Map: 15 New York-Area Summer Festivals for 2013
Summertime Sounds from Vermont to Long Island
Friday, May 24, 2013 - 12:00 AM
Whether you're headed to Cape Cod, the Hamptons or points upstate, summer is the season for music festivals. Here are 15 highlights. Consult our map to find the quickest getaway route – and share your summer favorites in the comments box below.
Bard Summerscape (Annandale-on-Hudson, NY)
July 5-August 18 · 845-758-7900 · fishercenter.bard.edu
Bard president and conductor Leon Botstein, the American Symphony Orchestra, and visiting musicians and scholars delve into the music of Igor Stravinsky and his contemporaries. Among the highlights, Sergey Taneyev’s Oresteia, an opera based on Aeschylus’ Greek trilogy, gets its US stage premiere (July 26-Aug. 4) and Bill T. Jones and theater director Anne Bogart collaborate on a new work celebrating the centennial of The Rite of Spring (July 6-7).
♪ Our pick: Weekend One of the Bard Music Festival (August 9-11)
This weekend features performances of Stravinsky’s Symphonies of Wind Instruments, Concerto for Two Pianos and Les Noces, plus works by Maximilian Steinberg, Claude Debussy, Maurice Ravel and Erik Satie.
Boston Early Music Festival (Boston)
June 9-16 · Tel: 617-661-1812 · www.bemf.org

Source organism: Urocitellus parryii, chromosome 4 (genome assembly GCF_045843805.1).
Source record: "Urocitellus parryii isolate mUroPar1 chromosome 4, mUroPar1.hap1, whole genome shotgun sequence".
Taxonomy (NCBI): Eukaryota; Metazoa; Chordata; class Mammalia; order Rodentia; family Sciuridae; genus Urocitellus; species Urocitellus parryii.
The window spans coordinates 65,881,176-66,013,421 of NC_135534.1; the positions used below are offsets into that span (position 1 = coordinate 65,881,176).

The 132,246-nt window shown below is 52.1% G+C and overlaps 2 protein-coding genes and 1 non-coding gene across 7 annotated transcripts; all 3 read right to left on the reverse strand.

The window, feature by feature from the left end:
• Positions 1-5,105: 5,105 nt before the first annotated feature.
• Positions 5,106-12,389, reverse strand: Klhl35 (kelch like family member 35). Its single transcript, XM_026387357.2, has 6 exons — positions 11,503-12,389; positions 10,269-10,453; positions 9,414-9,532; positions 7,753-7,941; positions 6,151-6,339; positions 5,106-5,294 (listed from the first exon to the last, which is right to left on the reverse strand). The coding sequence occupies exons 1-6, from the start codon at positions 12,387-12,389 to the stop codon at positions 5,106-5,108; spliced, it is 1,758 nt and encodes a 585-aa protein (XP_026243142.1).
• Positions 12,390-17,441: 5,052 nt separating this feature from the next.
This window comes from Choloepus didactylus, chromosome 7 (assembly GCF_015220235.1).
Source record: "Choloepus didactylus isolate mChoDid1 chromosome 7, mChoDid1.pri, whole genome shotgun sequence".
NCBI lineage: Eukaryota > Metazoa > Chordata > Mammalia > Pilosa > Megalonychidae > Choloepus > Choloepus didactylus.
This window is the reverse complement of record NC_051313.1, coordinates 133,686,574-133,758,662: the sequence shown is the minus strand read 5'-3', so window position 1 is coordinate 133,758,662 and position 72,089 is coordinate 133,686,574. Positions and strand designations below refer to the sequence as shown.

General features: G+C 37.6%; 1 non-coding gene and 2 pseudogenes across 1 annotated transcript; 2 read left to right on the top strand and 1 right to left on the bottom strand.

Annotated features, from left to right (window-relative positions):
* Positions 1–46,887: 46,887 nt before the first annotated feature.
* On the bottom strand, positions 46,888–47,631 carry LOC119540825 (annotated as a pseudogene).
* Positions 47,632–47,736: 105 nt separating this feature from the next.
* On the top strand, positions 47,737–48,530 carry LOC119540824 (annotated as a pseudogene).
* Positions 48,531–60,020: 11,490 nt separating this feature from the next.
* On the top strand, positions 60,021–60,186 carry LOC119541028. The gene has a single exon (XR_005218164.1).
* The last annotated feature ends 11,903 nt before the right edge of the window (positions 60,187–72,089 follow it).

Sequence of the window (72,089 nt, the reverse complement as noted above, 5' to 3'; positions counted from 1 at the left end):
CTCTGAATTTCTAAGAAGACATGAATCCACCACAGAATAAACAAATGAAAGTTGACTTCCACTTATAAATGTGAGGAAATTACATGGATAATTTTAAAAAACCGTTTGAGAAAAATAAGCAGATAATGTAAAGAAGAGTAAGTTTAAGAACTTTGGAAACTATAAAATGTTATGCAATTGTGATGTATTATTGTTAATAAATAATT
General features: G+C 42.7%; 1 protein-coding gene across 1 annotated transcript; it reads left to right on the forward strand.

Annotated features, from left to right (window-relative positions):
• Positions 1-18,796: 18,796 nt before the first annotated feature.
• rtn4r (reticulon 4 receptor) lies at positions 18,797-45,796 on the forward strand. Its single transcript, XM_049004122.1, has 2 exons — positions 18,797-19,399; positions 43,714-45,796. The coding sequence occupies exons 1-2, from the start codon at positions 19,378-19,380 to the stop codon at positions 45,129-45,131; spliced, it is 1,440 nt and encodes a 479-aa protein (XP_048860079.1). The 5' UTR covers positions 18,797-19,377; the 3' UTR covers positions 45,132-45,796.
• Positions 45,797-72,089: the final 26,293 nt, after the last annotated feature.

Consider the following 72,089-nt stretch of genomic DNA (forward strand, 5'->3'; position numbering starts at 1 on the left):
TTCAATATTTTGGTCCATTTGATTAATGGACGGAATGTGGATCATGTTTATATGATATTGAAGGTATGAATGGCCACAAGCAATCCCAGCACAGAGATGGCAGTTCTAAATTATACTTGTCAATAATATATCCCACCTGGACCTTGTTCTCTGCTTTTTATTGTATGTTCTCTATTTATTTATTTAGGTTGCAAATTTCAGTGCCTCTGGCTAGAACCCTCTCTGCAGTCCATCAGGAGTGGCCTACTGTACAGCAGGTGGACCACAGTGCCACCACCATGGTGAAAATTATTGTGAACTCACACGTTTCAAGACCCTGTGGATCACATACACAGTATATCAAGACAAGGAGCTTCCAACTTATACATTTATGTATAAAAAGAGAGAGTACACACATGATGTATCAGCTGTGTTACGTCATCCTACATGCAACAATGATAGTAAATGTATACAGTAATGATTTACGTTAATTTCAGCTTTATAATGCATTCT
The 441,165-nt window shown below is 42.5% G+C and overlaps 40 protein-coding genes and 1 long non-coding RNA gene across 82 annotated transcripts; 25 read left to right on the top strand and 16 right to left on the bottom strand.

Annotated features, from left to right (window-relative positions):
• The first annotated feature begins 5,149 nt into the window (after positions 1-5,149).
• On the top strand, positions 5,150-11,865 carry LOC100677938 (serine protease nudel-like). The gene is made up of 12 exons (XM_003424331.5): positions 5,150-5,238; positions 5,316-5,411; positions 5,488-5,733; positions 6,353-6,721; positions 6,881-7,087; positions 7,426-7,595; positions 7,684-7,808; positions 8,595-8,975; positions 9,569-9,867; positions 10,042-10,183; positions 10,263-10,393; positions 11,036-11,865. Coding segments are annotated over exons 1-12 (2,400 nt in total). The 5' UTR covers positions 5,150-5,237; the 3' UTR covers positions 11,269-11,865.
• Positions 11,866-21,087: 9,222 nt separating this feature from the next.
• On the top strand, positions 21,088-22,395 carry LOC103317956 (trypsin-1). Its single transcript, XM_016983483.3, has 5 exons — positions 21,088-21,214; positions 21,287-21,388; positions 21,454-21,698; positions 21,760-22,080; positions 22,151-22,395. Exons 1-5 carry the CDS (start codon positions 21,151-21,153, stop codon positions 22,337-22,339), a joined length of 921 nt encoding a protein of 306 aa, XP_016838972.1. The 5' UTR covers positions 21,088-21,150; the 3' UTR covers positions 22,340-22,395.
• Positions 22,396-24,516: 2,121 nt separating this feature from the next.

Lutes, gambas and harpsichords are the defining sounds of this early-music extravaganza. That includes a fully-staged performance of Handel's Almira; a sampler program from the Hilliard Ensemble; Biblical laments from the group Atalante; and the Cantigas de Santa Maria performed by the Newberry Consort.
♪ Our Pick: Hespèrion XXI at Jordan Hall, New England Conservatory (June 15)
Gamba player Jordi Savall pays homage to the cultural melting pot that is Istanbul with a program of songs, dances and prayers from Armenian and Sephardic Jewish musical traditions. The Hespèrion XXI ensemble is supplemented by musicians from Turkey, Morocco and Armenia.
Bridgehampton Chamber Music Festival (Bridgehampton, NY)
July 24 – August 18 · 631-537-6368 · www.bcmf.org
Amid the glitz of the Hamptons (and all that implies) the Bridgehampton Chamber Music Festival continues to turn out lively and thoughtful programming. Founded in 1984 by the flutist Marya Martin, it has become the longest-running summer music series on the East End. The festival's 30th season features a large roster of prominent New York musicians.
♪ Our Pick: “From the Mountain to the Moon” (Aug. 14)